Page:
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AWIA Compliance: Assessing Risks, Developing Emergency Response Plans

AWIA Compliance: Assessing Risks, Developing Emergency Response Plans, Sarah Tuite

Planning for the worst may seem like a pessimistic view to hold but preparing for identified risks is essential to reduce potential disruption or, even worse, contamination of a public water supply. The Environmental Protection Agency (EPA) is requiring utilities to conduct risk and resiliency assessment (RRA) and prepare an Emergency Response Plan (ERP) in accordance with the American Water Infrastructure Act (AWIA) passed into law in October 2018. (Discover more about the AWIA and upcoming regulations here.)

Both vital for a well-prepared utility, a risk assessment identifies and helps prioritize different vulnerabilities, while an ERP assigns actions to mitigate these risks as well as builds relationships and communication strategies through planned partnerships with other utility departments, law enforcement and public health officials. Resiliency assessments help the utility identify how long it could take to bounce back from hazard damage. If everyone knows the plan, any anticipated risks can be prepared for to potentially limit catastrophic damage.

Many utilities rely on only one source for its water supply, which makes any hazard especially dangerous. An ERP forces the utility to make step-by-step action plans in the event a major disaster takes out critical infrastructure. Potential hazards to the water supply may include earthquakes, floods or terrorism. Cyberattacks bring a whole new realm of potential disruptions to a utility’s digital infrastructure, billing systems and potentially even remote operations.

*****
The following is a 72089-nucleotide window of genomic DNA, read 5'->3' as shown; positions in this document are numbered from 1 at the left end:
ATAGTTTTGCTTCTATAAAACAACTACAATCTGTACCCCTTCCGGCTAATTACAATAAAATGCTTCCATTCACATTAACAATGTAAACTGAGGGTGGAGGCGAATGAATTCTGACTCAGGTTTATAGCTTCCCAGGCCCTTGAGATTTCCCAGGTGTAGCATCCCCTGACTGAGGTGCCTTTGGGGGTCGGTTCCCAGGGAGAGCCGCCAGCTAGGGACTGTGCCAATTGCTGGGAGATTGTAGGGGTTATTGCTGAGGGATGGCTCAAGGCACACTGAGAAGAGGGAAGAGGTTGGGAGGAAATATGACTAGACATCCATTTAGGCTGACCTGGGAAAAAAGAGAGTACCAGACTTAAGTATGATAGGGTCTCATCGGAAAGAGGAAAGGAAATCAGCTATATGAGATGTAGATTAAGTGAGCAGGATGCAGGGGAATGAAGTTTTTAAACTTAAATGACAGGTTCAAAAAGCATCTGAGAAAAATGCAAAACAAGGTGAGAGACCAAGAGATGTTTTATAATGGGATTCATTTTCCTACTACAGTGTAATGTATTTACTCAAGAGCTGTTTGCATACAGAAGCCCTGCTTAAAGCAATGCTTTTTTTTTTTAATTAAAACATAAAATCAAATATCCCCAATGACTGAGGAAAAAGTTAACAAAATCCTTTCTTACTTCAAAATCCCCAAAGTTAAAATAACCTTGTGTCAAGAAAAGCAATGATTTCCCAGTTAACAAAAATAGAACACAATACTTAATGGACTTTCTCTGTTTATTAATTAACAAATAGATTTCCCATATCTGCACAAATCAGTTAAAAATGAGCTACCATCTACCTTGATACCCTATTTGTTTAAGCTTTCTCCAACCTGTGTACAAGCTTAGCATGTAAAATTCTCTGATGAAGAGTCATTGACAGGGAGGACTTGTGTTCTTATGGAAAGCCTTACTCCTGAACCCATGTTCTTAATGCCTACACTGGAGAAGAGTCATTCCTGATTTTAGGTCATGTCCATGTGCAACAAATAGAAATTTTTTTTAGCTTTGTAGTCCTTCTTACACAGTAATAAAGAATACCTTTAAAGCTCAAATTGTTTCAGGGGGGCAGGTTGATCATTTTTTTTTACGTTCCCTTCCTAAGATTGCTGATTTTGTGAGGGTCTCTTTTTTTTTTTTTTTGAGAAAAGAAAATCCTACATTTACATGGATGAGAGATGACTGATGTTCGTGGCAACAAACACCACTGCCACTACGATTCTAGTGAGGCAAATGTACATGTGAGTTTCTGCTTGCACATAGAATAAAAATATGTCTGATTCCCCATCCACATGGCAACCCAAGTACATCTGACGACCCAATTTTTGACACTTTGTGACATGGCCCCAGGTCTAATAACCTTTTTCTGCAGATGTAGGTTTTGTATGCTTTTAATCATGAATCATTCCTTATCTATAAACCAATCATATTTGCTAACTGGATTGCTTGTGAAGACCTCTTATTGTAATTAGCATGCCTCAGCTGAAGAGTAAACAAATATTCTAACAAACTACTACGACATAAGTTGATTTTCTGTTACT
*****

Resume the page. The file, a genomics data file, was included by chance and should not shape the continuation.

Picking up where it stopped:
Updated AWIA compliance regulations are vital for knowing how to prioritize damage affecting a water utility’s service. Critical consequences of major events can be ranked by the number of people impacted by infrastructure damage through a risk assessment. The greater the impact, the higher the prioritization of fixing the issue.

Once risks are identified, it’s important to prepare, detect and communicate the threat to all parties involved in the ERP. A utility’s first reaction may be to balk at the cost associated with the updated AWIA compliance regulations; however, what they may not realize is that past risk assessments and capital planning documents pave the way for emergency planning. It’s important to plan for hazards before an unfortunate situation forces the utility to spend money on damage control rather than prevention.

A water utility can also use its RRA as a starting point for incorporating security and cyber protection into future capital improvements. A community’s water supply depends on each utility taking such precautionary measures seriously.

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Sarah Tuite
Written by Sarah Tuite
Sarah Tuite is a project manager at Burns & McDonnell. She focuses on municipal water supply and treatment.

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